The ideal soil is loam which has equal parts of all three. Good soil is 30-50% sand, 30-50% silt and 20% clay with 10% organic matter. So of course I thought I would test my soil and participate in Hanni’s meme. Our soil is made of that awful heavy clay soil you could make pottery from. Since I have amended many areas of the garden, I thought let’s see what we have. I tested the meadow which has a small top coating of peat moss; the veggie garden which is a mix of soil with compost, sand and peat moss; and the soil in the back of the garden where we get standing water (it is clay underneath, but lots of amendments of sand and peat moss on top).
Needed are a glass jar, 1 part soil, 2 parts water and some salt or tablespoon of water softener (as the book directs; which is essentially sodium or salt). Mix and let settle. So here is what I found…sand settles first, followed by silt and clay with organic material floating to the top.
The results show an excellent mix for the veggie garden (almost a loam); a decent mix for the back garden, but because of the underlying clay we will have to either further amend (doubtful) or create a rain garden. The meadow is some sand and silt with large clumps of clay. It is the natural habitat for the native wildflowers planted there, and the early spring bulbs can tolerate it as well so I will only amend a bit when I seed it further.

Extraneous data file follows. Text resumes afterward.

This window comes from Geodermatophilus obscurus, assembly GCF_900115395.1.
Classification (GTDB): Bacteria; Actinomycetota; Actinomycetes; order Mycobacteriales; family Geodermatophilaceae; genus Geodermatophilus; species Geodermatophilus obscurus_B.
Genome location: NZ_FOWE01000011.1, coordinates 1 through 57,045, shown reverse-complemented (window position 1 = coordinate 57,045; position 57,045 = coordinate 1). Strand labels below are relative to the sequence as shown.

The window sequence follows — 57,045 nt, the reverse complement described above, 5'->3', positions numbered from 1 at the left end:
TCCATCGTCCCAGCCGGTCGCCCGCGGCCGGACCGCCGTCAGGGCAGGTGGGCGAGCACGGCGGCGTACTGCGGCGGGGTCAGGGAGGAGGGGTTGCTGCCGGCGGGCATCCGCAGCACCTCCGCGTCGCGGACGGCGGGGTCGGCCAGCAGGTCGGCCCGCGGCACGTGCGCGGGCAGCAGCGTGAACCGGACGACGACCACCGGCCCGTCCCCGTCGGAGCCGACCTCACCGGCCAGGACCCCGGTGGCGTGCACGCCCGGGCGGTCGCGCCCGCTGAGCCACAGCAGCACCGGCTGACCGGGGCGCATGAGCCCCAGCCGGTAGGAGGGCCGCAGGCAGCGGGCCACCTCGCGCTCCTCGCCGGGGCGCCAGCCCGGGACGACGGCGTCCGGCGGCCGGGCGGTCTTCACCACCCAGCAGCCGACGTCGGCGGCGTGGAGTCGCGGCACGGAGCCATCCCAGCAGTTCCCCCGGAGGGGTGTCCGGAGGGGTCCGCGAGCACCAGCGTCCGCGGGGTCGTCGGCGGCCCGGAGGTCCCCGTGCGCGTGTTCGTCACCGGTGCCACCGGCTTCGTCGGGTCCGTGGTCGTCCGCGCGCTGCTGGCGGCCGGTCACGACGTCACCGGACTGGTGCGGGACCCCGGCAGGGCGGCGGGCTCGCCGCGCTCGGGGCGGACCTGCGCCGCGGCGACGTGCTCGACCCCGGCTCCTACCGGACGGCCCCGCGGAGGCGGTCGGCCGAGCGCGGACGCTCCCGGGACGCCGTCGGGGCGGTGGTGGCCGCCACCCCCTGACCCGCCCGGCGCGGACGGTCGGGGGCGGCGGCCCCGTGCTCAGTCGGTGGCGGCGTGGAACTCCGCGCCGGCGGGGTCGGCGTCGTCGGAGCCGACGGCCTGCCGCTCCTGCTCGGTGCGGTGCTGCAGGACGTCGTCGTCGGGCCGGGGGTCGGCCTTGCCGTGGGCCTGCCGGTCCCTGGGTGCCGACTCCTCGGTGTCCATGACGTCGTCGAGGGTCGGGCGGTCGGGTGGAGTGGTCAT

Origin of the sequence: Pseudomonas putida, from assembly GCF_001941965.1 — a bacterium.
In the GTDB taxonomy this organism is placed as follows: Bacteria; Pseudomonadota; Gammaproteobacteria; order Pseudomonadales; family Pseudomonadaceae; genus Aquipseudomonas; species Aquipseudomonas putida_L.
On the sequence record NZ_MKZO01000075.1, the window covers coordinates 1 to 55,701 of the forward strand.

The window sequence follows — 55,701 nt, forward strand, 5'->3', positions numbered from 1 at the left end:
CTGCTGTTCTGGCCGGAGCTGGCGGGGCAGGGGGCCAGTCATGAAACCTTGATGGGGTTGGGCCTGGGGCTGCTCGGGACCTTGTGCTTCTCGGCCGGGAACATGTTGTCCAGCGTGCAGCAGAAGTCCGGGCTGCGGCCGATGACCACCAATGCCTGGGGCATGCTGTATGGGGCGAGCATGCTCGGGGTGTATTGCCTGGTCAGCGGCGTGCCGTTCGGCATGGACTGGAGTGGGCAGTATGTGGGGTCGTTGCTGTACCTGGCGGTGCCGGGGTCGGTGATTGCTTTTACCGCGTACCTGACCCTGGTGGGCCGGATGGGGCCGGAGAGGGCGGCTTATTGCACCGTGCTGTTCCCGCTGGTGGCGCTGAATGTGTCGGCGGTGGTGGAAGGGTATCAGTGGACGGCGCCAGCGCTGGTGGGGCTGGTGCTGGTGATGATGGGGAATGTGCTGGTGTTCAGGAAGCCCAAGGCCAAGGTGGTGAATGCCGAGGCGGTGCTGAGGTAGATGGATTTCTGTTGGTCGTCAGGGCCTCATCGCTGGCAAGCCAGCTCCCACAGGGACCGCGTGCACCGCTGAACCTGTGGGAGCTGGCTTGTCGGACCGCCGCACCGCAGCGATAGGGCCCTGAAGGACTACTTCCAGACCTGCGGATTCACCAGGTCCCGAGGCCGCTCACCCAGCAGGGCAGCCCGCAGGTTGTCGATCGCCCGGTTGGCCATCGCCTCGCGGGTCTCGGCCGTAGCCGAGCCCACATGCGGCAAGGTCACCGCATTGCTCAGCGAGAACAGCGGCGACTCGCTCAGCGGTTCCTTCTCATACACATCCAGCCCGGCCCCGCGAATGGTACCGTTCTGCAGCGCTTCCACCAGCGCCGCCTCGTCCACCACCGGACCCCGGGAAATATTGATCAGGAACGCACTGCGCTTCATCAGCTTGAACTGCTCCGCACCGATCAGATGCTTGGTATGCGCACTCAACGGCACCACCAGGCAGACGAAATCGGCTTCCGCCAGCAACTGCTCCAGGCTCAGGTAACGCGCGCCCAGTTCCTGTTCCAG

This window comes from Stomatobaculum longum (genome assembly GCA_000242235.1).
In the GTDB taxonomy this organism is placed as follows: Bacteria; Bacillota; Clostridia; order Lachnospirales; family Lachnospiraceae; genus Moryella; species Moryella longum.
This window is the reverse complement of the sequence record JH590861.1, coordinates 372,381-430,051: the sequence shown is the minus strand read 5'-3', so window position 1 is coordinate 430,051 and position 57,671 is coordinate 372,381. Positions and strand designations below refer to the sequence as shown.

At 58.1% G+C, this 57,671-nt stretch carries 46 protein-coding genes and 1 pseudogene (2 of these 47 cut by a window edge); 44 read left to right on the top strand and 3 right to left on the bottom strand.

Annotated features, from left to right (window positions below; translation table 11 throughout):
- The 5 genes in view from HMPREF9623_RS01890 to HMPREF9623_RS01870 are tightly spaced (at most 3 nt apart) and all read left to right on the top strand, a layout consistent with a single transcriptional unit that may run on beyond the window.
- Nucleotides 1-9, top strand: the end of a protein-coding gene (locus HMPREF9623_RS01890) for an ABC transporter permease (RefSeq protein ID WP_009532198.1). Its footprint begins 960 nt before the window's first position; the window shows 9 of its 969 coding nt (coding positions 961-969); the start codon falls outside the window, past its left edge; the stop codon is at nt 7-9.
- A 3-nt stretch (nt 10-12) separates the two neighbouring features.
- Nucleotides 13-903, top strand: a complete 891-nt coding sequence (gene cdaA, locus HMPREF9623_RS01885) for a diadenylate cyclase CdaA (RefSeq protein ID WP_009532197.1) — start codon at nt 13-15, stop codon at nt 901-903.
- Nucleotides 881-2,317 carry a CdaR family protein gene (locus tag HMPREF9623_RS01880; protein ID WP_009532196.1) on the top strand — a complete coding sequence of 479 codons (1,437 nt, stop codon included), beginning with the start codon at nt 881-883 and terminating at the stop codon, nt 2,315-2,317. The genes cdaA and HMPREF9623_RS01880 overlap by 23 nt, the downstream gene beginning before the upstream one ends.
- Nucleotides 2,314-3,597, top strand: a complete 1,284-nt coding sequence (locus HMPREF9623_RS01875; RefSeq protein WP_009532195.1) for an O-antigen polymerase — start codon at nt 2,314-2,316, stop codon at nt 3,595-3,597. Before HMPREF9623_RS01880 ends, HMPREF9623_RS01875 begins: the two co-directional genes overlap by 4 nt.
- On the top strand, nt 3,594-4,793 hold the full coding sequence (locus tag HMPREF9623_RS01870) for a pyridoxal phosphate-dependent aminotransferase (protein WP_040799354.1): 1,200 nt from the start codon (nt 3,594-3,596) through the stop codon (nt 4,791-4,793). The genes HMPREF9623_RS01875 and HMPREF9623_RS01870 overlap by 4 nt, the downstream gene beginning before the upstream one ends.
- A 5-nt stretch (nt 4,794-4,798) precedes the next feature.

So what does all this soil testing mean…well it means I have to read the second half of the book to get a better understanding of how to change the soil to help things grow more efficiently. Of course that will be a later post.
Like the soil, I have found myself recently examining just below the surface of my life to what lies there. What is the foundation of our life; what lurks beneath the surface that we are willing to look at. It is not what we are doing, but who we are; the stuff that is so much deeper that I am examining. There are days I find I just go through the motions; tired, bored, lifeless. I know this is when I need a break from my routine; time to reconnect with the earth. With the change in the weather I can now do that in the garden.
And like my soil, I need to keep a better balance to nourish my mind, body and emotional needs. To feed the soul as it were. I find I can do that best by meditating in the garden. Do you ever find yourself weeding and before you know it you have moved along seemingly not even realizing you were moving. You find yourself mesmerized looking at the bugs as they work around the soil and plants. I find this is a kind of meditation where my mind wanders and ideas flow. I come up with some of my best ideas (garden and life lessons) during this meditative state. I am transfixed and transformed in my garden as I continue to work the soil; my foundation.
So as I learn more about soil and how to best work with it and amend it, I will post some further information and observations (part 2). I have a feeling as the garden foundation is changing for the better so too will my life…for in my garden, as the garden goes, so goes my life!
…. if I wanted to have a happy garden, I must ally myself with my soil; study and help it to the utmost, untiringly. …. Always, the soil must come first.
– Marion Cran, If I Were Beginning Again